Such is Rudahl’s sensibility. Eager to live up to her book’s subtitle and deliver a bona fide biography of Goldman, she narrates and narrates, rapidly parading through Goldman’s entire life, leaving nothing out: Goldman’s childhood, her involvement with anarchism and the attempt on the life of industrialist Henry Clay Frick, her repeated stints in exile and involvement with various progressive causes are all dutifully, if briefly, reported here. Such an approach has little use for dramatic emphases, internal monologues or any other device devoted more to the exploration of depth than to breadth.
And while this is certainly a flaw, it is one underlined by the best of intentions: Rudahl’s passion for her subject is evident in every line of text or drawing. Despite the fact that Rudahl is burdened by the weight of dense chronology, her enthusiasm and dedication succeed. Such flickering, however, poorly illuminates a character such as Goldman, whose life burned bright with the flames of passion. And while Goldman’s life is certainly eventful, the biography is never more compelling than in these few moments in which her voice — defying the strictures imposed by Rudahl’s insistence to cram each and every event in her subject’s life into 115 illustrated pages — overcomes the textual din and provides a glimpse of the woman herself. Such, for example, is the case with the correspondence of Goldman and one of her lovers, Dr. Ben Reitman, a correspondence laced with a healthy dose of explicit words. Reading Goldman’s own words, exposed to her most intimate thoughts, the reader gets a far better sense of her personality, an insight that pages upon pages of exposition and chronology simply can’t relate.
Sadly, such moments are few and far between. For the most part, Goldman is presented as a sui generis revolutionary, wholly as one with her ideology and unencumbered by any trace of humanity. Even as a child, Rudahl would have us believe, Red Emma was not so much a little girl as a single-minded champion of justice and equality, a condition that seemed to worsen as she moved on in years. And while Rudahl does make an effort to bring Goldman’s personal life to light — more than one panel features a naked Emma in the arms of this lover or that — her personality remains almost entirely unilluminated. With comics being, as they are, a wedding of word and image, some enchanting artwork could have alleviated the text’s plight. But here, too, there is little spark: Rudahl’s drawing style is straightforward and sparse, with little if any attention paid to background or detail. Too often in the work, she employs gauche visual metaphors — the panel signifying Goldman’s first acquaintance with Marxism, for example, features three of the Marx Brothers quoting from “The Communist Manifesto” — and applies overgeneralized symbolism to avoid evocative and nuanced explorations. When Goldman arrives in late 19th-century Vienna, to give yet another example, Rudahl makes no effort to capture the vivid and rarified intellectual energy that won the city its fame; instead, in a panel resembling a Toulouse-Lautrec poster, she simply prints different names — Nietzsche, Mahler, Klimt — as if the names themselves are sufficient to conjure empathy, awe or understanding. They aren’t, of course, and Rudahl’s aesthetic, like her text, suffers as a result.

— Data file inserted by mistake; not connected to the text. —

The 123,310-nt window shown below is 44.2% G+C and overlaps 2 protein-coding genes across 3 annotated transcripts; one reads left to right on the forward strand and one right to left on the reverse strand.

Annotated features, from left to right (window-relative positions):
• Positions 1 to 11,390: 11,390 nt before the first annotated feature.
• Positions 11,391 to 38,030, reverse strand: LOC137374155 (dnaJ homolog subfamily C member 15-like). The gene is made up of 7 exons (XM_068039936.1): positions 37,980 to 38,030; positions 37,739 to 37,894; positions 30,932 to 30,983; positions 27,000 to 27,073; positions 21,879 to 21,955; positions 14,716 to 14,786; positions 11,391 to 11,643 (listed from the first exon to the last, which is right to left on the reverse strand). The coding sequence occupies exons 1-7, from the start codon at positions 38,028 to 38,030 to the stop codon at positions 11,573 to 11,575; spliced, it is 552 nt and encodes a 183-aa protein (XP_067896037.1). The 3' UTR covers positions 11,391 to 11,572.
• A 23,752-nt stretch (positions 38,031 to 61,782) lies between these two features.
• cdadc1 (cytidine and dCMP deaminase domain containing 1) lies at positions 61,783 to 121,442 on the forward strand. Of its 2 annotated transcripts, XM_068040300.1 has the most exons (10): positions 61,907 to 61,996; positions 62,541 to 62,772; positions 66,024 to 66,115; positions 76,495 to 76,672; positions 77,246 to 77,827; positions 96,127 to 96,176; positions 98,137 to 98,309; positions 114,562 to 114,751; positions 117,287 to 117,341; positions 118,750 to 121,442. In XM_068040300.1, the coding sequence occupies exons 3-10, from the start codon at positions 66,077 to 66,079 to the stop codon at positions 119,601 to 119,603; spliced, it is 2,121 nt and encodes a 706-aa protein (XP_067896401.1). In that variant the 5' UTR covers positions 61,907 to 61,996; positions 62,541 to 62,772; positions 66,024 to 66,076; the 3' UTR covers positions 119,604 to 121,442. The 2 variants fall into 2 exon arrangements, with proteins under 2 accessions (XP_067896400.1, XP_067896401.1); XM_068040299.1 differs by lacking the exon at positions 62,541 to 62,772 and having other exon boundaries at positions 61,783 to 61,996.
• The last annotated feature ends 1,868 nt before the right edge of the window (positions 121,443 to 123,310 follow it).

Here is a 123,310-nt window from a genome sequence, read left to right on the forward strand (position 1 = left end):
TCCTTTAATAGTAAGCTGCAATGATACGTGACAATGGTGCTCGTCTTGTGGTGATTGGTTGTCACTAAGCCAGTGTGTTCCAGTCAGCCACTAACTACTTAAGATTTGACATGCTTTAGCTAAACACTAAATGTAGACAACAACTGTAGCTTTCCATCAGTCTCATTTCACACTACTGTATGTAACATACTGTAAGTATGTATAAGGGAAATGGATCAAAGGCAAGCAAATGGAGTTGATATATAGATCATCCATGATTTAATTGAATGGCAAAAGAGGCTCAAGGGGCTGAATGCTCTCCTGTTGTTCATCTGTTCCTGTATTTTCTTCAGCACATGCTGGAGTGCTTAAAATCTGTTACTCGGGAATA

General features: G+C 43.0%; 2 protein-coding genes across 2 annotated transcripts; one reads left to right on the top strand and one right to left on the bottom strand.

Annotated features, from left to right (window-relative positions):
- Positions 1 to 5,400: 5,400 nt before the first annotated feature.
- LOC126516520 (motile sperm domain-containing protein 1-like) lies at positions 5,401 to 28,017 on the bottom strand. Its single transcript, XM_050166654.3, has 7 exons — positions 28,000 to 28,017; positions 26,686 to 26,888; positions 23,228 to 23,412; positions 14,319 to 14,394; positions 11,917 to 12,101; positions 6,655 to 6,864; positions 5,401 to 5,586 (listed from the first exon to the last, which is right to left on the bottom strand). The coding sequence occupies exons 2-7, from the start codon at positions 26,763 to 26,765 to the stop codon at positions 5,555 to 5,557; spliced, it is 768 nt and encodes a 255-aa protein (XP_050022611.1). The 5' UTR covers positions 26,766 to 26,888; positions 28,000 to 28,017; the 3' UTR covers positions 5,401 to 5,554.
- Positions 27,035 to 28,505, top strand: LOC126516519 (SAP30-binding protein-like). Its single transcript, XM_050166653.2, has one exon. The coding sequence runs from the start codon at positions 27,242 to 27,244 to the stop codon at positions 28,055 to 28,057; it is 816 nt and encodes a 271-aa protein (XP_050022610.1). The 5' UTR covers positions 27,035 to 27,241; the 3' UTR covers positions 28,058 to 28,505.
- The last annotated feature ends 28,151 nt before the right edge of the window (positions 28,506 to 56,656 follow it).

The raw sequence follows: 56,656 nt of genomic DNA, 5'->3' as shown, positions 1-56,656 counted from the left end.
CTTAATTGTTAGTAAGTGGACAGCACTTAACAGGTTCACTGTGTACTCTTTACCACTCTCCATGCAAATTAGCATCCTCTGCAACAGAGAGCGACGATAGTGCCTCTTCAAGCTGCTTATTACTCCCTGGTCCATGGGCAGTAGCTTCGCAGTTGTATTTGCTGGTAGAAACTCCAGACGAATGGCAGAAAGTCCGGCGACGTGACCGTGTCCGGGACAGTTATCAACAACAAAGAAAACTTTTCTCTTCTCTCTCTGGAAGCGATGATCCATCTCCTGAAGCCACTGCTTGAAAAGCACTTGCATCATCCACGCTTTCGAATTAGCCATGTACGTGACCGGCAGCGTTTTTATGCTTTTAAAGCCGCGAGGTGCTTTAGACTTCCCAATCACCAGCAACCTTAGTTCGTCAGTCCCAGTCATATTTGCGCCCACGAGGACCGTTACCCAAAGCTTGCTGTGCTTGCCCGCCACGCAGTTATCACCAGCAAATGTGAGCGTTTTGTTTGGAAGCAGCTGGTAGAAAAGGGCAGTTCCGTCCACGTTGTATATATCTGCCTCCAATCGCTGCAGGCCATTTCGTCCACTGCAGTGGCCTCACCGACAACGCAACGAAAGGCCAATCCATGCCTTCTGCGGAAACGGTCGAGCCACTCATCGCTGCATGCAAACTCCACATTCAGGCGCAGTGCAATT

And yet, despite the book’s lack of emotional depth, beauty or insight, Rudahl’s task is not a complete failure. Her work might not succeed, as she states in her author’s note, “to encourage you to see more clearly and act more bravely,” but by mining Goldman’s autobiography for choice quotes, and by replanting Goldman’s words in an art form that’s highly popular and accessible, Rudahl does succeed in making both the course of Goldman’s life and the arc of her thoughts accessible and clear.
Red Emma herself, one suspects, would have at least approved of that.
Liel Leibovitz used to be both a communist and a comic-book enthusiast. He is now neither.